Fannie Mae is telling small lenders and servicers that it will cap the volume of loans they can sell to the government-sponsored enterprise based on their net worth and other factors, National Mortgage News has learned.
A GSE spokesman confirmed the policy, saying that many small lenders and servicers recently approved to sell loans to Fannie "are unfamiliar to us and do not have a track record with Fannie Mae by which to gauge what the profile and performance of their future deliveries will be."
He added that "in all cases where a delivery cap may be put in place, we engage the lender in a discussion about their business needs and work to establish appropriate delivery levels. Net worth is a significant consideration but so is expected delivery profile, actual performance and financial strength."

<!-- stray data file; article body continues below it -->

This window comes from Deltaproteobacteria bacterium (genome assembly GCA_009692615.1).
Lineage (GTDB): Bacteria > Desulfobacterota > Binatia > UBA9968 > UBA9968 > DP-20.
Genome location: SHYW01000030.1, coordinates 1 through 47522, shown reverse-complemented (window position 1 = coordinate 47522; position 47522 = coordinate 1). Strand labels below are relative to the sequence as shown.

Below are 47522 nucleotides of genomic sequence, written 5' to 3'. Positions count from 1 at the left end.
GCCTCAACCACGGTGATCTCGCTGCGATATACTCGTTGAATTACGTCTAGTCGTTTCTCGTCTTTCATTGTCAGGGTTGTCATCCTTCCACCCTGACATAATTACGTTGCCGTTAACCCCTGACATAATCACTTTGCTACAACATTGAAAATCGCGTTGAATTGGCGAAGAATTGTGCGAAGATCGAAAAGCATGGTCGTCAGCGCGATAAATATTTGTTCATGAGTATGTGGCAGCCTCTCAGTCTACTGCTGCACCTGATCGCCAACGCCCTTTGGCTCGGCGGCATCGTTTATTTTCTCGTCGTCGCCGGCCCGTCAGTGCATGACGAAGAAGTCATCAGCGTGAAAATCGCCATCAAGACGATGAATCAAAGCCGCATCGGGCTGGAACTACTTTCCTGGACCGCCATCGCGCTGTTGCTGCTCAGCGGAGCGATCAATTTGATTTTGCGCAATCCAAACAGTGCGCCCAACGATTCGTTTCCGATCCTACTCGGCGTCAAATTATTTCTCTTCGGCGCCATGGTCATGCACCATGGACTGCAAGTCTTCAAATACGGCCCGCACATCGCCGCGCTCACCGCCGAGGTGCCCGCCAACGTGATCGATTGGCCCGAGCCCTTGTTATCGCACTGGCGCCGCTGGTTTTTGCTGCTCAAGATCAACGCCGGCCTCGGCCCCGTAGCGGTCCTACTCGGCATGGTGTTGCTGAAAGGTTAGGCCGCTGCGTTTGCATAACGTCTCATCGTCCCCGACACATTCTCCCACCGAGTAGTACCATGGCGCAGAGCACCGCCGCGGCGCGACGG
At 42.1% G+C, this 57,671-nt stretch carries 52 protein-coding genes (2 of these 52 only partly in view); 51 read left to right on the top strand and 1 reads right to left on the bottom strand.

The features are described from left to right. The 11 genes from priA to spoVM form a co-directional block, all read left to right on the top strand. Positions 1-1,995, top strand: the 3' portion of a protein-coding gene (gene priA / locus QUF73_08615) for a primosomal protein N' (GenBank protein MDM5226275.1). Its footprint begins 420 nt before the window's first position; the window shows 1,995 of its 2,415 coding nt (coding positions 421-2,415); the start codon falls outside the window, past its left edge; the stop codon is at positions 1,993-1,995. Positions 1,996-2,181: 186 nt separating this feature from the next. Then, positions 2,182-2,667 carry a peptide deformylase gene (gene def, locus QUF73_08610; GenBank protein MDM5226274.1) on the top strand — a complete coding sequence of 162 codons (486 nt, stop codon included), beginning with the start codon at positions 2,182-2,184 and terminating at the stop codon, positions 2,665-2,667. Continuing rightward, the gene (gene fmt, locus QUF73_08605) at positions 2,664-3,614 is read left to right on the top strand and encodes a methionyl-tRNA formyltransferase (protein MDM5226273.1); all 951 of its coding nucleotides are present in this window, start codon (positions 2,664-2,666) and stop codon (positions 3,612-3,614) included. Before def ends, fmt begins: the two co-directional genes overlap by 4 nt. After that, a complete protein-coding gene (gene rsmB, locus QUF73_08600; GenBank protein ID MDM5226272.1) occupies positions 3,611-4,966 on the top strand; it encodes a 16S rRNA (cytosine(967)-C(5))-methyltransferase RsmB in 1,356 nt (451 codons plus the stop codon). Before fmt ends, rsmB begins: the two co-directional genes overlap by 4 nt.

One advisor who works with seller/servicers told NMN: "I can't believe it. One of our clients called to say that their Fannie rep said they were going to cap per-year volume because of their net worth."
Fannie and Freddie Mac together control 70% of the residential production market. Firms that do not have seller/servicer approvals are forced to sell conventional production to large correspondent buyers such as Wells Fargo (WF). But as the Fannie spokesman noted, "There has been significant contraction among the correspondent buyers in the secondary market, leading to growth in the number of lenders seeking to do business directly with Fannie Mae."